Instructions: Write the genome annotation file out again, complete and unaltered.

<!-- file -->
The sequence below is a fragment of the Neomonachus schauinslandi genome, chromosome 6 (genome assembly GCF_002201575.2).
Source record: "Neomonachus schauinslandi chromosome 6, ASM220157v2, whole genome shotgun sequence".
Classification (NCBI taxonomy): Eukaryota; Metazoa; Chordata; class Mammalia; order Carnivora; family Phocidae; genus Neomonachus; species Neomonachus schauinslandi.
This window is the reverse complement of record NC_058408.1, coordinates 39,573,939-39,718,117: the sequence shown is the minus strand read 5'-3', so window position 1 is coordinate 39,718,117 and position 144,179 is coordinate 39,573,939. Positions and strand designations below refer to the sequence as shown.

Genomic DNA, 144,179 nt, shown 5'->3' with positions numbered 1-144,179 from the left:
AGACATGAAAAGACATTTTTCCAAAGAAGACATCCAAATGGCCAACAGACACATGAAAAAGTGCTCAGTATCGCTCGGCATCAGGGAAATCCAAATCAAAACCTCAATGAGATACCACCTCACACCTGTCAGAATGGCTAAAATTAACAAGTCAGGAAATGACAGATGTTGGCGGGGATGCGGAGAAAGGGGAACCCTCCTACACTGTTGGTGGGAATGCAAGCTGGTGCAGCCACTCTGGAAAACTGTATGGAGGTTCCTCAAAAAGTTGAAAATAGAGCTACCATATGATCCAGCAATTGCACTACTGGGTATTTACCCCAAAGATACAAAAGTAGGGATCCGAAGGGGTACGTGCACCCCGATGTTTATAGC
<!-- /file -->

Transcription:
The sequence below is a fragment of the Neomonachus schauinslandi genome, chromosome 6 (genome assembly GCF_002201575.2).
Source record: "Neomonachus schauinslandi chromosome 6, ASM220157v2, whole genome shotgun sequence".
Classification (NCBI taxonomy): Eukaryota; Metazoa; Chordata; class Mammalia; order Carnivora; family Phocidae; genus Neomonachus; species Neomonachus schauinslandi.
This window is the reverse complement of record NC_058408.1, coordinates 39,573,939-39,718,117: the sequence shown is the minus strand read 5'-3', so window position 1 is coordinate 39,718,117 and position 144,179 is coordinate 39,573,939. Positions and strand designations below refer to the sequence as shown.

Genomic DNA, 144,179 nt, shown 5'->3' with positions numbered 1-144,179 from the left:
AGACATGAAAAGACATTTTTCCAAAGAAGACATCCAAATGGCCAACAGACACATGAAAAAGTGCTCAGTATCGCTCGGCATCAGGGAAATCCAAATCAAAACCTCAATGAGATACCACCTCACACCTGTCAGAATGGCTAAAATTAACAAGTCAGGAAATGACAGATGTTGGCGGGGATGCGGAGAAAGGGGAACCCTCCTACACTGTTGGTGGGAATGCAAGCTGGTGCAGCCACTCTGGAAAACTGTATGGAGGTTCCTCAAAAAGTTGAAAATAGAGCTACCATATGATCCAGCAATTGCACTACTGGGTATTTACCCCAAAGATACAAAAGTAGGGATCCGAAGGGGTACGTGCACCCCGATGTTTATAGC